Marchesi Di San Giuliano Mandarin Orange Marmalade
Bred for their sweeter and more intense flavor than other varietals, mandarin oranges make for a rich and warm marmalade. This small-batch version from the Marchesi Di San Giuliano estate in Sicily is vibrant, wonderfully textured and contains no additives—just fruit, sugar and water. It is excellent in dressings to temper bitter greens, such as radicchio or escarole. To make, blend with extra-virgin olive oil, lemon juice or white balsamic vinegar, and salt and black pepper. Or for something warmer, do as the Russians do and mix marmalade into black tea; we like to add a couple of cardamom pods.
Hotaru Foods Ginger Pao
This complex Asian-inspired hot sauce tastes like fresh ginger with an added spicy element. The fermentation process adds a tart dimension to ginger's astringency, and plays up both the fiery and the subtly fruity, floral notes of habanero chili. Hotaru Foods adds carrot puree, whose natural sweetness highlights ginger's sweet qualities. Don't be fooled, though—this hot sauce has a building heat and lingering piquancy.
Marchesi Di San Giuliano Nova Clementine Marmalade
Made with a juicy varietal of mandarin, this succulent marmalade pairs well with dairy. Try it with whole-milk ricotta on crusty toast as a snack or on vanilla ice cream with pistachios and Amarena cherries for an Italian-inspired dessert. For a savory Sardinian twist, we simmer marmalade with chopped artichoke hearts to accompany charcuterie. Click here for the recipe to this unlikely yet addictive combination.
Mymouné Whole Dates Stuffed with Almonds
This compote of whole, jammy-sweet dates, each pitted and stuffed with an almond, is one of our favorite Lebanese desserts. Mymouné uses fresh Zaghloul dates, a long, red-skinned varietal that doesn't lose its texture when preserved, compared to other dates that become mushy. The addition of the almonds, softened by the cooking process, provides just enough crunch and a nutty balance to the dates' warm sweetness, which is complemented by the spicy aroma of a clove-infused syrup. This compote needs very little embellishment and can be eaten straight out of the jar, though we also like to serve it with chopped walnuts and coconut flakes sprinkled on top. Its rich flavor also makes a great addition to charcuterie boards as a sweet counterpoint for salty cured meats and pungent cheeses. Or try chopping the dates up as a topping for oatmeal or rice pudding.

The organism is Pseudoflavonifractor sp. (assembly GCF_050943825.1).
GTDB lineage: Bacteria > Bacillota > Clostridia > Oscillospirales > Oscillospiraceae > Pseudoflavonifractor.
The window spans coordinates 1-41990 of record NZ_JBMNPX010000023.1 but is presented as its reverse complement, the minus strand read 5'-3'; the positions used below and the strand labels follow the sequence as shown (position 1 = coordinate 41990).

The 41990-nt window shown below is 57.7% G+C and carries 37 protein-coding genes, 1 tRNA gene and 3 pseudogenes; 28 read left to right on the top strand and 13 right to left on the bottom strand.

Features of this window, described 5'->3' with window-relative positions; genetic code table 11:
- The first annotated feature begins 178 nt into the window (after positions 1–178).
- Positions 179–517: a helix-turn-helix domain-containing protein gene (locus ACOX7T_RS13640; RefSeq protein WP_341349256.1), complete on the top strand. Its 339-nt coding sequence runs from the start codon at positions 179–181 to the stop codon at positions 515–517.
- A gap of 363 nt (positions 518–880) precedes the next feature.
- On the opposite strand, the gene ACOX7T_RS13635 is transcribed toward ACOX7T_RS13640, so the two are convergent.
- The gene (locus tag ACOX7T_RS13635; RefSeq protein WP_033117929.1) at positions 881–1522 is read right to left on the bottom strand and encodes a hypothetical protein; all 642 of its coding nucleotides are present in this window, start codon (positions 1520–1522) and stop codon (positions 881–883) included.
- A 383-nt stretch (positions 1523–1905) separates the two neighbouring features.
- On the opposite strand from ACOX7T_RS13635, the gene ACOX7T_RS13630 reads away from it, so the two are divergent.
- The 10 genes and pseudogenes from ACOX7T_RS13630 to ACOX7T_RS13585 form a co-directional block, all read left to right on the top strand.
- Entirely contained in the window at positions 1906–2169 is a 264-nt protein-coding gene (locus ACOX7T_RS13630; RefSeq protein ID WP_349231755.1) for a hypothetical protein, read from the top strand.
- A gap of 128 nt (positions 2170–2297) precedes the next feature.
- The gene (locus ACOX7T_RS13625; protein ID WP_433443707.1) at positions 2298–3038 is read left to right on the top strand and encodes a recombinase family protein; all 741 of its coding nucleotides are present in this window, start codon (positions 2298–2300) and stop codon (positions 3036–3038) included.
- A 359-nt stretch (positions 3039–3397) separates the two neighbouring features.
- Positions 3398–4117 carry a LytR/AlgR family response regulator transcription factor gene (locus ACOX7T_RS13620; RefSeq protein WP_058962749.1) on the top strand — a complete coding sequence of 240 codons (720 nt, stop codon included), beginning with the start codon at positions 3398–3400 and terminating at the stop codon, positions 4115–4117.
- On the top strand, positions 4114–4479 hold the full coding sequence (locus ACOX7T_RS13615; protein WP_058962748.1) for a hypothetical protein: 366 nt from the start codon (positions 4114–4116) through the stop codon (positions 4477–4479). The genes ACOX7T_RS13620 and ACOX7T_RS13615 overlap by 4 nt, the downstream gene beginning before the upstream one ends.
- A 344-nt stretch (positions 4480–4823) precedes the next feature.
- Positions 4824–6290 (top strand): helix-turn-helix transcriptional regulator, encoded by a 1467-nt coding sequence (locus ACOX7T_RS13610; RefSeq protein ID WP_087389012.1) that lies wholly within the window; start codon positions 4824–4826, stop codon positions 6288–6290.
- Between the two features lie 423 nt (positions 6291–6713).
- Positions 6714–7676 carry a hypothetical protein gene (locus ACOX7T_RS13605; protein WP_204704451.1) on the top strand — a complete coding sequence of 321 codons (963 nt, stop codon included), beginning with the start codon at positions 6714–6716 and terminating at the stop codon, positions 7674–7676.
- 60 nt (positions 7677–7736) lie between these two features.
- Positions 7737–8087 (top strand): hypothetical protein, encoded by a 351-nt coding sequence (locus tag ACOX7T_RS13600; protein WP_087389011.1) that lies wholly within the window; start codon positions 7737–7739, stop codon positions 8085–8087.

Marchesi Di San Giuliano Sicilian Lemon Marmalade
There's a saying among Sicilian locals that a lemon is not a lemon unless it was grown in Sicily. The higher acid content among lemon varietals produced on the island in fact makes for a tarter flavor, which in turn yields a fresher and tangier marmalade. We like to use this in baked goods: Substitute it for lemon curd in a pie, or mix some into lemon bar filling for complexity and texture.
Le Bon Magot Sour Cherry Pomegranate Conserve
Cozy, complex and ideal for the holidays, this Persian-style jam boasts bursts of rich red fruit flavor brightened by juicy whole sour cherries. Notes of decadent cocoa play up the pomegranate’s slight bitterness, while delicate orange blossom mingles harmoniously with the succulent cherries—which are dried and then rehydrated, packing a more concentrated flavor. We also love the use of mahlab—an aromatic spice made from the seed kernels of cherries—in this conserve, yielding a nutty, pleasantly bitter taste reminiscent of marzipan. Compared to your standard sour cherry jam, this spread offers many more layers of fruit flavor and nuance, with an extra-tangy kick brought by the pomegranate. We won’t judge if you just savor a spoonful straight from the jar, but this conserve has limitless potential to elevate all manner of dishes.
Pure Indian Foods Alphonso Mango Puree
Rarely have we seen a mango puree in supermarkets and, if we do, it’s often full of sweeteners and additives. Made from Alphonso mangoes, which are renowned in India for their natural sweetness and buttery-smooth texture, this puree contains no added sugar or preservatives—it’s just pure, juicy mango. About five fresh mangos are packed into every jar of this luscious puree and its silky texture is pourable, yet decadent like yogurt, and has a rich, bright flavor that balances sweet and tart, akin to snacking on refreshing mangoes at their peak season.